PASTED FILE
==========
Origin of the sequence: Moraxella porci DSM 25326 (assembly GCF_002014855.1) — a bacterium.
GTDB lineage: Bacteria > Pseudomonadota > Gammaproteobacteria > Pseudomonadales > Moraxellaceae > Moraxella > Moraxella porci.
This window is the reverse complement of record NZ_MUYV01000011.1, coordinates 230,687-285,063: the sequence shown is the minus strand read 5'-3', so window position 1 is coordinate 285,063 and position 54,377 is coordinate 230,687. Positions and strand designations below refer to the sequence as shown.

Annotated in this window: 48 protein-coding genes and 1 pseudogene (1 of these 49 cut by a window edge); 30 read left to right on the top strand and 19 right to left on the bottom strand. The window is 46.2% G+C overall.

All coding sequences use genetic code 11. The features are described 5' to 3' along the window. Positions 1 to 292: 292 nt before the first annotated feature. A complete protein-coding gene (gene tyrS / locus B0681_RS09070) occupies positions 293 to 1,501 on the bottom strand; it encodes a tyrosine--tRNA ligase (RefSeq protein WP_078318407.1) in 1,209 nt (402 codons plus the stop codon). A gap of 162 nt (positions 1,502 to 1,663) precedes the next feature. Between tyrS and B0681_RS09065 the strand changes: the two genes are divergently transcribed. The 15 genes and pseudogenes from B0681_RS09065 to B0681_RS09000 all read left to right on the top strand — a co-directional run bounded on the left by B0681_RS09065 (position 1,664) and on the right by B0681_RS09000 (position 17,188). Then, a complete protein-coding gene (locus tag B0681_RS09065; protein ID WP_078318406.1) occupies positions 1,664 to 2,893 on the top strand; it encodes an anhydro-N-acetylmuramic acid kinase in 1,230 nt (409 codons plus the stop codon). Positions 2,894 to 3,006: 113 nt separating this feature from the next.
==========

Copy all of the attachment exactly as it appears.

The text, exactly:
Origin of the sequence: Moraxella porci DSM 25326 (assembly GCF_002014855.1) — a bacterium.
GTDB lineage: Bacteria > Pseudomonadota > Gammaproteobacteria > Pseudomonadales > Moraxellaceae > Moraxella > Moraxella porci.
This window is the reverse complement of record NZ_MUYV01000011.1, coordinates 230,687-285,063: the sequence shown is the minus strand read 5'-3', so window position 1 is coordinate 285,063 and position 54,377 is coordinate 230,687. Positions and strand designations below refer to the sequence as shown.

Annotated in this window: 48 protein-coding genes and 1 pseudogene (1 of these 49 cut by a window edge); 30 read left to right on the top strand and 19 right to left on the bottom strand. The window is 46.2% G+C overall.

All coding sequences use genetic code 11. The features are described 5' to 3' along the window. Positions 1 to 292: 292 nt before the first annotated feature. A complete protein-coding gene (gene tyrS / locus B0681_RS09070) occupies positions 293 to 1,501 on the bottom strand; it encodes a tyrosine--tRNA ligase (RefSeq protein WP_078318407.1) in 1,209 nt (402 codons plus the stop codon). A gap of 162 nt (positions 1,502 to 1,663) precedes the next feature. Between tyrS and B0681_RS09065 the strand changes: the two genes are divergently transcribed. The 15 genes and pseudogenes from B0681_RS09065 to B0681_RS09000 all read left to right on the top strand — a co-directional run bounded on the left by B0681_RS09065 (position 1,664) and on the right by B0681_RS09000 (position 17,188). Then, a complete protein-coding gene (locus tag B0681_RS09065; protein ID WP_078318406.1) occupies positions 1,664 to 2,893 on the top strand; it encodes an anhydro-N-acetylmuramic acid kinase in 1,230 nt (409 codons plus the stop codon). Positions 2,894 to 3,006: 113 nt separating this feature from the next.